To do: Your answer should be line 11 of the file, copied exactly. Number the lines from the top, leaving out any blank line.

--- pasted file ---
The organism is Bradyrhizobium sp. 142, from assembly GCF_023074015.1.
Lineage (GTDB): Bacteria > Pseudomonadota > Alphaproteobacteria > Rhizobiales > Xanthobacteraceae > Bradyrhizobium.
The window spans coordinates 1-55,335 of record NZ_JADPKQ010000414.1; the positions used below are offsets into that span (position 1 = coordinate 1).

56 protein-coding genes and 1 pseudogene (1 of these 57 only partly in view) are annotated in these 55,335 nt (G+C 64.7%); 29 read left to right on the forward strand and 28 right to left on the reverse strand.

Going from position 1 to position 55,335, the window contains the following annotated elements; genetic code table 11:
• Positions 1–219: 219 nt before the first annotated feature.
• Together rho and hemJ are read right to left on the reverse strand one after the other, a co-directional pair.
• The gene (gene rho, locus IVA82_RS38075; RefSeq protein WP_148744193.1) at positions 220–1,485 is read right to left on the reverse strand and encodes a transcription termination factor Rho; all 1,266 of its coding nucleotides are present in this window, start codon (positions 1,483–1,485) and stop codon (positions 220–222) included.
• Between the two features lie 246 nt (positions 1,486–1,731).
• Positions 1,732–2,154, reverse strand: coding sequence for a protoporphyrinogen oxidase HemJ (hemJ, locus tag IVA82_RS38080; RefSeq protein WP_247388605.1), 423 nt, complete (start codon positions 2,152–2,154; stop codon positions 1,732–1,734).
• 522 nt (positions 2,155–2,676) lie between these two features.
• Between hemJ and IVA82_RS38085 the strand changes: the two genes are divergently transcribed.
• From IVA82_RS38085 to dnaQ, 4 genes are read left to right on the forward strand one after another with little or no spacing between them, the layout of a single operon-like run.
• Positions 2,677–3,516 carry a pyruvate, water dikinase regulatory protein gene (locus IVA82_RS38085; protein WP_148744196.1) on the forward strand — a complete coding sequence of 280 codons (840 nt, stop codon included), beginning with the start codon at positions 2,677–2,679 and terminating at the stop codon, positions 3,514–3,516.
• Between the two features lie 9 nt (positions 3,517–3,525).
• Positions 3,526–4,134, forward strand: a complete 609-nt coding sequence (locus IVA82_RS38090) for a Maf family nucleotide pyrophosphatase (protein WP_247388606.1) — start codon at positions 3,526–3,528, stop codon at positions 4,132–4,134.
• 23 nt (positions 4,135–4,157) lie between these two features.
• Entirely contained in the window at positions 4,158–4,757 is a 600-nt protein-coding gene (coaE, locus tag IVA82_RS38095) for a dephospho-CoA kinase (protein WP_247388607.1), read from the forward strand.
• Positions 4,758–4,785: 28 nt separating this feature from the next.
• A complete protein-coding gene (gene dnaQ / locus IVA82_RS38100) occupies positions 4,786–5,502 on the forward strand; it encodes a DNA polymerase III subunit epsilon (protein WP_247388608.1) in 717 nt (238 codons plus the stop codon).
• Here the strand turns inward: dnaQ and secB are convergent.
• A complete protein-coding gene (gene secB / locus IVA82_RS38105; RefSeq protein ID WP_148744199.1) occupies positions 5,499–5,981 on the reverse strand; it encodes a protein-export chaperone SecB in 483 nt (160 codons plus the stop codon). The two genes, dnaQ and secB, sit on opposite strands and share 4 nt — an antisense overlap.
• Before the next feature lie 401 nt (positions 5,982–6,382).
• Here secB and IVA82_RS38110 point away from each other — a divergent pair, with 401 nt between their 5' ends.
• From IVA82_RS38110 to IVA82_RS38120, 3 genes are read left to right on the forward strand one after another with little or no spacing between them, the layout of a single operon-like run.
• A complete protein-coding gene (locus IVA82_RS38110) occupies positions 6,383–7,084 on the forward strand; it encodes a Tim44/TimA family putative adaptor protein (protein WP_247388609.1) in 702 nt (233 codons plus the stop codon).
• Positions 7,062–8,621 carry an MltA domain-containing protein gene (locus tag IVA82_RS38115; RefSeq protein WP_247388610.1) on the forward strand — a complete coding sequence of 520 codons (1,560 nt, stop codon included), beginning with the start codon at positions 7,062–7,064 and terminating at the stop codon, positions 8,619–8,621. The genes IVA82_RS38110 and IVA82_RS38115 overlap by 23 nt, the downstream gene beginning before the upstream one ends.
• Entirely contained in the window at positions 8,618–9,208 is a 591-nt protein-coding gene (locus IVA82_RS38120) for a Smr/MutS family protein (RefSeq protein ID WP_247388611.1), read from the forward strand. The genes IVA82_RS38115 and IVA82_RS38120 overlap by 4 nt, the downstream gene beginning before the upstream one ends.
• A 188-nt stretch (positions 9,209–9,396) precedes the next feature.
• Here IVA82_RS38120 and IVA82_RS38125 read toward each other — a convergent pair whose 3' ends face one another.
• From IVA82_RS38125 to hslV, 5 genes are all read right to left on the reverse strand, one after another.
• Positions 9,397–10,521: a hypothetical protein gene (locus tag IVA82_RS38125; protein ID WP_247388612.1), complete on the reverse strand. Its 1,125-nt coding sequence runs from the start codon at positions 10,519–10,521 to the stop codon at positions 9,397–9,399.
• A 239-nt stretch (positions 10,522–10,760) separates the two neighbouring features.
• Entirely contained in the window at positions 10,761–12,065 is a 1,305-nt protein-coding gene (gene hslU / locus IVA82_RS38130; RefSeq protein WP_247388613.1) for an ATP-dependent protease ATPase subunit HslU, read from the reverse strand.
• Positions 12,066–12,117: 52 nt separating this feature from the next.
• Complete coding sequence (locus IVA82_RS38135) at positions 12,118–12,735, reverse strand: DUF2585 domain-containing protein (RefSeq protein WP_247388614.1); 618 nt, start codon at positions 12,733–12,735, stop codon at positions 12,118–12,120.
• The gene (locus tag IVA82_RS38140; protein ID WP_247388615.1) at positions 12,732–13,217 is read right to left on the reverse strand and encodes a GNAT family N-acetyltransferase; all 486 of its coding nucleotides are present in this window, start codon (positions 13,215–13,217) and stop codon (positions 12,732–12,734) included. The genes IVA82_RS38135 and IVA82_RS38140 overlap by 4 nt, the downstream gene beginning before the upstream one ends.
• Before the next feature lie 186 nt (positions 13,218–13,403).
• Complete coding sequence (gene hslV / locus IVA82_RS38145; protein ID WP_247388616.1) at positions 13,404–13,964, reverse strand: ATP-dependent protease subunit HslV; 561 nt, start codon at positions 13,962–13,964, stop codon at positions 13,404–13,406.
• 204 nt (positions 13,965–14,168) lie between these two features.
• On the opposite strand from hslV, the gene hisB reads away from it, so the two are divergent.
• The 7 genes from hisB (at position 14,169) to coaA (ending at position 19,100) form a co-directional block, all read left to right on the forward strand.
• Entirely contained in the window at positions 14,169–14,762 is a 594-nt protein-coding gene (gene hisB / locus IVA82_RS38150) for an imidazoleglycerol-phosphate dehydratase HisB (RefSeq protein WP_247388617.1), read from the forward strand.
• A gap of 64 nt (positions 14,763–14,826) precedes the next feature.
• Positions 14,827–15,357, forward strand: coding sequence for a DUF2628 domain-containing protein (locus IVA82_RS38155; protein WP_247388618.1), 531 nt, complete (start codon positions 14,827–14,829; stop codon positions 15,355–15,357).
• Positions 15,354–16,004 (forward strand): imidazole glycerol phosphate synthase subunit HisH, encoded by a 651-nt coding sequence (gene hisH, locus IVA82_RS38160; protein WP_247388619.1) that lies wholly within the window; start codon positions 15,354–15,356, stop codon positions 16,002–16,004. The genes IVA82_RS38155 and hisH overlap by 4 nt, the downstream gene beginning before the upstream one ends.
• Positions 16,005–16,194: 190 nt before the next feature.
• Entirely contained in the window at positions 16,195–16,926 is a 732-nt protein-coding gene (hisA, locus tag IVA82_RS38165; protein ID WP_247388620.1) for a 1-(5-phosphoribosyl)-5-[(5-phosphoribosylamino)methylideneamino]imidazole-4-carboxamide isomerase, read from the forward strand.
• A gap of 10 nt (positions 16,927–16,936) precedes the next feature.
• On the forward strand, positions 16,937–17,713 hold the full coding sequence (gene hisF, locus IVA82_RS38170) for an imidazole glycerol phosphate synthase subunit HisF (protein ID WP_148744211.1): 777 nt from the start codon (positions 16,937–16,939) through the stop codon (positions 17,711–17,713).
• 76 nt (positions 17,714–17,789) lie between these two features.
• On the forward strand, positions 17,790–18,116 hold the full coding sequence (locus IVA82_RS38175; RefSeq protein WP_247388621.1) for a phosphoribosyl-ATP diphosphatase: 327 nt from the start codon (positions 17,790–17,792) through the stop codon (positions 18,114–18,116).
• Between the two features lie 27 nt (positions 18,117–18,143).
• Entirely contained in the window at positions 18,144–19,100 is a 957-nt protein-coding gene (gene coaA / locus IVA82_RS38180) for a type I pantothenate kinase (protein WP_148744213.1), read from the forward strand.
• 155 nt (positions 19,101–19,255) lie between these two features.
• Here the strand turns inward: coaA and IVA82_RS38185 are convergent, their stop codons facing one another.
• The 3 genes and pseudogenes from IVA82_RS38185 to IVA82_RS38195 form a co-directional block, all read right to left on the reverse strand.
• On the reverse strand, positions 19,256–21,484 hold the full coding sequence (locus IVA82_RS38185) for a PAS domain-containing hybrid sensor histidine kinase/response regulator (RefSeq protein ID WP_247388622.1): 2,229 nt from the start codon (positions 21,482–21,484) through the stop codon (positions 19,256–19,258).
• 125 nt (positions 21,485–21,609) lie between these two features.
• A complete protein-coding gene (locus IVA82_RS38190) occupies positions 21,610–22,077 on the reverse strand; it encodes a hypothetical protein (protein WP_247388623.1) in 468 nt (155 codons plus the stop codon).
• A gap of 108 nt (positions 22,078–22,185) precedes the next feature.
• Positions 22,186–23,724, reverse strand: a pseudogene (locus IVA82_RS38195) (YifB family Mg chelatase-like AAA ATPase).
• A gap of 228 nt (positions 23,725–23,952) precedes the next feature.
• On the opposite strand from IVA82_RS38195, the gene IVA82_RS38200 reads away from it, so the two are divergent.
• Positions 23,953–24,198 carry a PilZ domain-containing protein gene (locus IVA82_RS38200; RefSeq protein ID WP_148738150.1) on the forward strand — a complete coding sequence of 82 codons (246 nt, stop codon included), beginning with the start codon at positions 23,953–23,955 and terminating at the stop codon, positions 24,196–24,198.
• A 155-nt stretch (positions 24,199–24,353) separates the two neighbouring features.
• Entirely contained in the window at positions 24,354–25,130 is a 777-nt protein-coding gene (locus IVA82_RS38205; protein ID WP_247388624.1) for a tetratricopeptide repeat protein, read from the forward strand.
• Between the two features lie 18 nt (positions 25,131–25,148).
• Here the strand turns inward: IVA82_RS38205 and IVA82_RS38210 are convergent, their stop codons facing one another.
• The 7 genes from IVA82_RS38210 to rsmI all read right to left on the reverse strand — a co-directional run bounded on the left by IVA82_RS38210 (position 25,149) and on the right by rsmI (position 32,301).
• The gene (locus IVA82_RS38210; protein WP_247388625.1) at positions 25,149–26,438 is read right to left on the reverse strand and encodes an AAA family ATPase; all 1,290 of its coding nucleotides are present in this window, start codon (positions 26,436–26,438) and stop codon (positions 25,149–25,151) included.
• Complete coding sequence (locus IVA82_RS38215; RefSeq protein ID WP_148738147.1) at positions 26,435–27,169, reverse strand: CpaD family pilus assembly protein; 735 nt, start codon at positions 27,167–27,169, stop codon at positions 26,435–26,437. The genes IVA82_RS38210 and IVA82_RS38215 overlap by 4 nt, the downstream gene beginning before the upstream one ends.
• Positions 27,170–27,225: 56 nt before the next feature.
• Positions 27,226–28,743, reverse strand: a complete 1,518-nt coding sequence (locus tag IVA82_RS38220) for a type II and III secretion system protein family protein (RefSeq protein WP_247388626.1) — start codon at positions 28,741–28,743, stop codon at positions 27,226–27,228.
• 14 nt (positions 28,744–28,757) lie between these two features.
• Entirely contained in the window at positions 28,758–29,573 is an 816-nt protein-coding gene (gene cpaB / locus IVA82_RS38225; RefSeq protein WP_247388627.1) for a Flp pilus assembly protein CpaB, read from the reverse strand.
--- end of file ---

• 522 nt (positions 2,155–2,676) lie between these two features.